Overcoming Social Anxiety Disorder: The Benefits of Therapy

Social anxiety disorder is a common mental health illness that affects millions of Americans.
It is associated with excessive fear of being judged, intense anxiety, or anticipation of rejection in social places.
Unfortunately, this condition can negatively impact a patient’s social, personal, or work life.

When social anxiety disorder pops up in a social setting, it is a source of distress. It also inhibits you from doing day-to-day tasks that could be necessary for your routine. Consequently, people with social anxiety disorders tend to avoid or enter a social situation with much distress.

While the disorder can be disorienting, effective treatments are available to help victims improve their quality of life. Therapy has proved an effective treatment method for overcoming symptoms and providing long-term care.

If you’re looking to overcome social anxiety disorder, consider speaking to a mental health professional with relevant therapy experience.

Here’s what you need to know.

Understanding Social Anxiety Disorder and Its Symptoms

Social Anxiety Disorder (SAD), also known as social disorder, causes victims or patients to experience fear or anxiety in social settings. Anyone with an anxiety disorder has trouble talking to people, attending social places, and meeting new people.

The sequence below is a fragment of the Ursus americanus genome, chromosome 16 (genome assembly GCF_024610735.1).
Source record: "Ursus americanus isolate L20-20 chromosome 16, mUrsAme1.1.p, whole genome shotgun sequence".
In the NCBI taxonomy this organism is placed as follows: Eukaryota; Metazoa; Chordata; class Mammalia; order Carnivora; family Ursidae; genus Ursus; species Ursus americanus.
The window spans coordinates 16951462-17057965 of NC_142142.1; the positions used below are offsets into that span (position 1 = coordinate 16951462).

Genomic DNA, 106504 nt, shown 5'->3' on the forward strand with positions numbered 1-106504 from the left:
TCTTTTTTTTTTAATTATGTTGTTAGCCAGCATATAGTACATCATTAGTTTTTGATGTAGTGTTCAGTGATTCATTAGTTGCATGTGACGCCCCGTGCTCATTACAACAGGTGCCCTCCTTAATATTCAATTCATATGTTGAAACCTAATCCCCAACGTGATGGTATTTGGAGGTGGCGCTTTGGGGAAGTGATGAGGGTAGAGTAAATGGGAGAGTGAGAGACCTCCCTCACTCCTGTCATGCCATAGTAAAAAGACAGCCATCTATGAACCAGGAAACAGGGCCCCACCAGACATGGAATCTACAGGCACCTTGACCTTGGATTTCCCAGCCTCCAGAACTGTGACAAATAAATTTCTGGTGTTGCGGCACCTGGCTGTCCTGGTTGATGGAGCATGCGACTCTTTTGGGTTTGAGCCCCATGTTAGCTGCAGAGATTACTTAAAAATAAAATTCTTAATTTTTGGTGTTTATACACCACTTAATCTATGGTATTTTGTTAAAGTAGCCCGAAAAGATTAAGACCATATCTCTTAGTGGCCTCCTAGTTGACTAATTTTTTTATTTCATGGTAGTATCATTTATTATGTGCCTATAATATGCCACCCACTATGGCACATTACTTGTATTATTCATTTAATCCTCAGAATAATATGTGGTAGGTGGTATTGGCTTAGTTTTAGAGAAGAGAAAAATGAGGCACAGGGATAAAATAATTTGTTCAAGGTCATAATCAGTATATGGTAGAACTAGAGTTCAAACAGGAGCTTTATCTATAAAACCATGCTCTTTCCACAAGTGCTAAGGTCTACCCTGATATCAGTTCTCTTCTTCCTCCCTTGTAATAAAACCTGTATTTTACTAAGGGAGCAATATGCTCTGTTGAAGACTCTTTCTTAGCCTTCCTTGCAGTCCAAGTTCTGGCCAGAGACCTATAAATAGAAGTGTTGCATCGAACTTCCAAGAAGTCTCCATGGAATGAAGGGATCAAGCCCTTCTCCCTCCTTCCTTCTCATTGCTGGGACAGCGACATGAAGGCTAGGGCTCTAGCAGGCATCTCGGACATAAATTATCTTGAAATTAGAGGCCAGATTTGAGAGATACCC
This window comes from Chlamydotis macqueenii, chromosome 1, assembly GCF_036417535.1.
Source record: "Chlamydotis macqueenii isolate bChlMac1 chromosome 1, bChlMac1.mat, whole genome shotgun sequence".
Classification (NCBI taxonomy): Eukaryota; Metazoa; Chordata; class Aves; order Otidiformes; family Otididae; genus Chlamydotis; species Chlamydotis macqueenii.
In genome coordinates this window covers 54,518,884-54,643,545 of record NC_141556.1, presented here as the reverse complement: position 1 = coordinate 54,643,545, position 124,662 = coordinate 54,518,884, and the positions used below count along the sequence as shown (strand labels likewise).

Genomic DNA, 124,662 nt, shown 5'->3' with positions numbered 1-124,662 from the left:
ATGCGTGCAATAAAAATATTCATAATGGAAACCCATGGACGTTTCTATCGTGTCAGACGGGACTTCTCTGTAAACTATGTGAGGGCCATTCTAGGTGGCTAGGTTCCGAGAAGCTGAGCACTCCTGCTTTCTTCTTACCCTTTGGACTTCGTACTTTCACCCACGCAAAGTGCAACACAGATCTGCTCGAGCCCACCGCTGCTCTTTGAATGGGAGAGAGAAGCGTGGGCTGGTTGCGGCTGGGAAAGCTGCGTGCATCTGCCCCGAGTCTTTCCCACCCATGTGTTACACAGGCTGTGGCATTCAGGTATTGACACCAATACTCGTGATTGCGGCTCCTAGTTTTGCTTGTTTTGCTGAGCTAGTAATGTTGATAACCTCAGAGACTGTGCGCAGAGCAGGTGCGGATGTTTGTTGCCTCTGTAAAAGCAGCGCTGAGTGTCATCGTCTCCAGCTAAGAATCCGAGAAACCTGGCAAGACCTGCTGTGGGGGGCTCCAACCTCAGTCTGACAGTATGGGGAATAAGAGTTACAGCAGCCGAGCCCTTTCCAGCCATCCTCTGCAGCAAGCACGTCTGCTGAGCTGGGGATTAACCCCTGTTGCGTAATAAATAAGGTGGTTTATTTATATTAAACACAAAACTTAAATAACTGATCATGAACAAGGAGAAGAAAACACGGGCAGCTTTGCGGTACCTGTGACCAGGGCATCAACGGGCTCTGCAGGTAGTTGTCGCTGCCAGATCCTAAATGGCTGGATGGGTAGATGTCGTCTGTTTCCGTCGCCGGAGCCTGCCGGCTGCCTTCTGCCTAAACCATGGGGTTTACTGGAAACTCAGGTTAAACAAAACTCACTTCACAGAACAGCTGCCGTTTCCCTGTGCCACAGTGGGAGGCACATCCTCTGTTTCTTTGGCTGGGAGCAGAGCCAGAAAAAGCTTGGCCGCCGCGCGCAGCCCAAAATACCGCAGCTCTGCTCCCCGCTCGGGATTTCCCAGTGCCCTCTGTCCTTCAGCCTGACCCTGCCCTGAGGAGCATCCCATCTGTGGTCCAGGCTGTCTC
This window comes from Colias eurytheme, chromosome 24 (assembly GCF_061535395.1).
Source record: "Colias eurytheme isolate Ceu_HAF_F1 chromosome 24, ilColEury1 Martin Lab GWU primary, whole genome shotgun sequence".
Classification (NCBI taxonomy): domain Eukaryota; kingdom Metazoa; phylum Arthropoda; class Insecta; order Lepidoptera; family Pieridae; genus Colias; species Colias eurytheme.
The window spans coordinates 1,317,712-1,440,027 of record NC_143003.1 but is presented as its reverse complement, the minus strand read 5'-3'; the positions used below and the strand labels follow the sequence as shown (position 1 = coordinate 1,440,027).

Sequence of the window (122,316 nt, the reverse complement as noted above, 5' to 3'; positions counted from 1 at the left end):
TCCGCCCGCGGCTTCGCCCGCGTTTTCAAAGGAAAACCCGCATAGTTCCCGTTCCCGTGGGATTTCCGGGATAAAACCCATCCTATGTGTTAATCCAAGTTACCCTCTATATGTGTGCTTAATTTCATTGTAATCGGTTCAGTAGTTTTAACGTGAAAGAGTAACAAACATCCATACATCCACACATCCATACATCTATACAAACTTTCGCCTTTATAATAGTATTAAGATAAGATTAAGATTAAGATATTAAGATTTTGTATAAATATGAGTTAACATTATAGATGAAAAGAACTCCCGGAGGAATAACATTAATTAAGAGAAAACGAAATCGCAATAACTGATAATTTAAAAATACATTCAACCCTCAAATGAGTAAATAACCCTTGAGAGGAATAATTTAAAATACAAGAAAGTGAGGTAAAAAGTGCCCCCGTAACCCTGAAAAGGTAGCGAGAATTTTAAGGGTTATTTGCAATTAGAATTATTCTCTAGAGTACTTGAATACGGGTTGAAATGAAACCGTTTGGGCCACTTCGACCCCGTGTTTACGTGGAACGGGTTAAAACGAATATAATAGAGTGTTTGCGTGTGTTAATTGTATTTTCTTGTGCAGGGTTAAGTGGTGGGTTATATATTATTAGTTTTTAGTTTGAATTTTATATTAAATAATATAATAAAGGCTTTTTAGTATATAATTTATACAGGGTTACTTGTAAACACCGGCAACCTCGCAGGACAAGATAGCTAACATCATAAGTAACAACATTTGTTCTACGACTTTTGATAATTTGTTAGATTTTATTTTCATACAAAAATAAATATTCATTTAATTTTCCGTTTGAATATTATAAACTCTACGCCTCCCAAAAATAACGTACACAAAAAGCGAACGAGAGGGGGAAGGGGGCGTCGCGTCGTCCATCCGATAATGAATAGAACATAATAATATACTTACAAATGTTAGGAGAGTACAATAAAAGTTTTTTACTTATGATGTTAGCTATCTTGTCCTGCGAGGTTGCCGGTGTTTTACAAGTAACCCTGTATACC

Unlike shyness, which you might easily overcome, social anxiety disorder significantly impacts your life.
Social anxiety is persistent and can overwhelm you, hindering your daily routines, such as shopping, morning run, or going to work.


Social anxiety is often confused with shyness or reservation, behavior that very common. Other people avoid expressing themselves or interacting due to experience or character traits. On the contrary, social anxiety is a defined reservation characterized by fear, anxiety, and avoidance, which interfere with relationships, everyday routine, work, and other activities. Social Anxiety Disorder can occur in people of all ages; however, it mostly begins in the mid-teens.

Physical Symptoms

Your body can display symptoms such as trembling, muscle tension, sweating, lightheadedness, nausea, blushing, and trouble catching your breath. 

Emotional Symptoms

You may also display the following behavioral or emotional symptoms:

  • An overwhelming fear of talking or interacting with strangers
  • Being conscious that someone will notice your anxiety
  • Extreme anxiety of fear in social settings
  • Worrying that you’re likely to embarrass or humiliate yourself
  • Avoiding instances where you’re likely to be put on the spot
  • Being conscious of symptoms such as blushing, sweating, trembling, or a shaky voice that can make you feel embarrased
  • Overanalyzing your performance and pinpointing flaws following a social situation
  • Avoiding doing or speaking things for fear of embarrassment

You can also identify someone with Society Anxiety Disorders by the likelihood of avoiding social situations. Patients with social anxiety will likely avoid dating, going to work, making eye contact, attending parties, or using a public restroom.

What Causes Social Anxiety Disorder

The exact cause of Social Anxiety Disorder is unknown; however, it may result from a combination of factors. 

The possible causes include:

  • Biological Traits: Some families have a higher percentage of affected persons than others. It doesn’t mean genetics has a hand in it; it’s more of a learned behavior.